• Nabbefeld, Ansgar (2008) Römische Schilde: Studien zu Funden und bildlichen Überlieferungen vom Ende der Republik bis in die späte Kaiserzeit. Kölner Studien zur Archäologie der römischen Provinzen, Bd. 10 (Rahden-im-Westfallen: Verlag Marie Leidorf, 2008) Review of Nabbefeld here
  • Raftery, Barry (1994) Pagan Celtic Ireland: The Enigma of the Irish Iron Age (Thames & Hudson: London and New York)
  • Reginelli, Gianna (1998) Le Mobilier en Bois du Site de La Tene. Mémoire de license, Université de Neuchâtel, Séminaire d’archéologie préhistorique, Octobre 1998 {identification of the wood species by Daniel Pillonel who was active around the year 2000}
  • Randsborg, Klavs (1995) Hjortspring: Warfare and Sacrifice in Early Europe (Aarhus University Press, Aarhus DK)
  • Rosenberg, Gustav Adolf Theodor (1937) Hjortspringfundet. Nordiske Fortidsminder 3,1 (København)
  • Stamatopoulou, Basilike G. (2004) Οπλον. Η Αργολικη Ασπιδα και η Τεχηολογια της (PhD thesis, Aristotle University Thessalonike) http://thesis.ekt.gr/thesisBookReader/id/20347#page/1/mode/2up
  • Stead, Ian M. (1991a) Iron Age Cemeteries in East Yorkshire: Excavations at Burton Fleming, Rudston, Garton-on-the-Wolds, and Kirkburn. English Heritage Archaeological Report, 22 (London: English Heritage in association with British Museum Press) https://doi.org/10.5284/1028203 ISBN 1-85074-351-7 pp. 61-64
  • Stead, Ian M. (1991b) “Many More Iron Age Shields from Britain.” The Antiquaries Journal, Vol. 71, pp. 1–35
  • Theune-Großkopf, Barbara ed. (2020) Mit Leier und Schwert: Das frühmittelalterliche “Sängergrab” von Trossingen. Archäologischen Landesmuseum Baden-Württemberg: Freidberg.
  • Vouga, Paul (1912) “La Tène: Quatrième Rapport. Fouilles de 1910 et 1911.” Musée neuchâtelois: recueil d’histoire nationale et d’archéologie, Année 1912 pp. 7-15 https://doc.rero.ch/record/12454
  • Vouga, Paul (1923) La Tène, Monographie de la station publiée au nom de la commission des fouilles de La Tène (Leipzig 1923) https://www.academia.edu/66964016/Paul_Vouga_La_T%C3%A8ne
  • Rolf Fabricius Warming, René Larsen, Dorte V. P. Sommer, Luise Ørsted Brandt, and Xenia Pauli Jensen, “Shields and hide – On the use of hide in Germanic shields of the Iron Age and Viking Age,” Bericht der Römisch-Germanischen Kommission Band 97 (2016) pp. 155-225 https://www.academia.edu/44259256/Shields_and_hide_On_the_use_of_hide_in_Germanic_shields_of_the_Iron_Age_and_Viking_Age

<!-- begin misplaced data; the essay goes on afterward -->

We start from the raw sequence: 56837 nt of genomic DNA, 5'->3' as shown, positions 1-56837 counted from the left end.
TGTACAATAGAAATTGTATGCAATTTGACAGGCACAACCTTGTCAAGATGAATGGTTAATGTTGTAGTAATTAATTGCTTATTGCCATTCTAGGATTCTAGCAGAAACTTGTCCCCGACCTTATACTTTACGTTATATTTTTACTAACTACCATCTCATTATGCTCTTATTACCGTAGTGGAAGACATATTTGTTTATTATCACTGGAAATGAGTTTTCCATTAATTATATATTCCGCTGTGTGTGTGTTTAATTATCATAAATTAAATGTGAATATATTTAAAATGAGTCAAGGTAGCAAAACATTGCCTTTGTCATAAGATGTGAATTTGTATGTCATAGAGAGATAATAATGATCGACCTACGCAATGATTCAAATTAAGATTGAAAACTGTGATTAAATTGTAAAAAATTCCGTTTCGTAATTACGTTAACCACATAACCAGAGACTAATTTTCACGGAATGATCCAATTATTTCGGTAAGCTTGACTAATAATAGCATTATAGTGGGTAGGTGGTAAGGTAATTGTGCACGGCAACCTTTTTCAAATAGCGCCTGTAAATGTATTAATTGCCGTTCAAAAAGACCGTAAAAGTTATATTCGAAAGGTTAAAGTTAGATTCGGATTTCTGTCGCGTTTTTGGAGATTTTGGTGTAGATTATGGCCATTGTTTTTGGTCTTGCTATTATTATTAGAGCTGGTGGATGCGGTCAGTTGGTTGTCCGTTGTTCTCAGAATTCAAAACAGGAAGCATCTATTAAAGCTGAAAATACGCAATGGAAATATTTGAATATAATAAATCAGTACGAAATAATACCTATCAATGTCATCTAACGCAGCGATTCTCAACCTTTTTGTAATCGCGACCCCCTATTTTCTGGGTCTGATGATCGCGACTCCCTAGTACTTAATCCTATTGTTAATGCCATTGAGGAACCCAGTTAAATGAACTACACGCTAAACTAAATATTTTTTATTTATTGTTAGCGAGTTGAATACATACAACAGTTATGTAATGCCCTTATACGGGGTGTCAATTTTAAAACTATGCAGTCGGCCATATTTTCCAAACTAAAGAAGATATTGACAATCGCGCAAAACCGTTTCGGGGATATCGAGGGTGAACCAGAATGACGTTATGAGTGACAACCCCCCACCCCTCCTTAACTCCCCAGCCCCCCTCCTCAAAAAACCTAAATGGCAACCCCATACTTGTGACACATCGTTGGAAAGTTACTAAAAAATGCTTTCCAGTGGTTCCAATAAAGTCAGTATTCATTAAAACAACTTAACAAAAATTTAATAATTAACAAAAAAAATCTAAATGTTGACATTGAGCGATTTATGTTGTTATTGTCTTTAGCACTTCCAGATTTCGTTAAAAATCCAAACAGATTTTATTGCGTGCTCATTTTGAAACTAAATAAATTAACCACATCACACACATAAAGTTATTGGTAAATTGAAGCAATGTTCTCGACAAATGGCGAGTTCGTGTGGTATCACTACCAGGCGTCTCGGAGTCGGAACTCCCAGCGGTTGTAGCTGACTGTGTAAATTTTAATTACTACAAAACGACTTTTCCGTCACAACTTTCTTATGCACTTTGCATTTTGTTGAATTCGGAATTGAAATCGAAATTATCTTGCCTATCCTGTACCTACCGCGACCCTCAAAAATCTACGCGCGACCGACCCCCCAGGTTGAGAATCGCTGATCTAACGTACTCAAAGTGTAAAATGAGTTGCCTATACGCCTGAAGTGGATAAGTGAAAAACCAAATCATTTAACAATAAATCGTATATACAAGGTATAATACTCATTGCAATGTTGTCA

• Wilde, William Robert (1861). “On an Ancient Irish Wooden Shield,” Proceedings of the Royal Irish Academy, Vol. 8 pp. 487–493 and liv https://www.jstor.org/stable/20488869

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(scheduled 28 February 2022, updated 9 April 2022)

Edit 2022-05-07: removed reference to the Baltic since I do not have access to data on shields from there

Edit 2022-05-21: added data on West Heslerton

Edit 2022-12-28: added data from East Yorkshire

Edit 2023-01-23: added handle of Chertsey shield, added Reginelli’s data, added Kiltubbrid shield with a note that it looks a lot like the Clonbrin Shield which is usually called Bronze Age!

Edit 2023-01-29: added data on Hjortspring and Dürrnberg (thanks Ivor / Crispianus)

Edit 2023-01-30: added shield from Rossatz, added totals

Edit 2023-01-31: revised summary

Edit 2023-02-04: cited original Danish publications on Hjortspring, marked which publications I have not yet seen

Edit 2023-02-05: added shields from Derveni

Edit 2023-03-03: updated note on Hampl after obtaining a copy

Edit 2023-05-04: added shield from Clonoura, Ireland

Edit 2023-05-16: added Pocklington shield

Edit 2023-05-28: added Ferry Fryston shield

Edit 2023-06-23: added note that fittings from Ferry Fryston are not certainly from a shield, added shields from Nydam

Edit 2023-09-19: added shields in Trier

Edit 2023-10-22: added quote from Kaul 1988

Edit 2023-11-01: added Trossingen shield

Edit 2023-11-18: added full citation to Nabbefeld 2008

Edit 2023-11-20: added Warming et al. 2016

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14 thoughts on “What Woods were Used for Shields in Iron Age Europe?

  1. dearieme says:

    Elderberry? I’m astonished. Those weak trees that we vandalised as boys, that pulled apart so easily? Stone the crows.

    1. Sean says:

      I’ve never worked it myself (not sure it grows around the Salish Sea), but the Woodland Trust in the UK says its OK for whittling and carving https://www.woodlandtrust.org.uk/trees-woods-and-wildlife/british-trees/a-z-of-british-trees/elder/ Of course, sometimes Pliny didn’t know as much as he thought – he was a sedan-chair scholar not someone who went out and talked to working people. I think if you focus on woods which are light and flexible and don’t split and crack easily you will find something which the ancients would have approved of.

  2. dearieme says:

    “don’t split and crack easily”: the ‘green’ wood of elder does split and crack easily. Eight year old boys can pull young trees apart. (To our credit, part of the point was to stick bits of the tree in the ground in expectation that they’d take root and eventually flourish. To give them a good start in life we’d pee on the ground around them. It seemed to work.)

    I don’t know anything about the characteristics of properly dried out old wood from a mature elder. We have a dead elder in one of our garden hedges so I’ll keep an eye on it.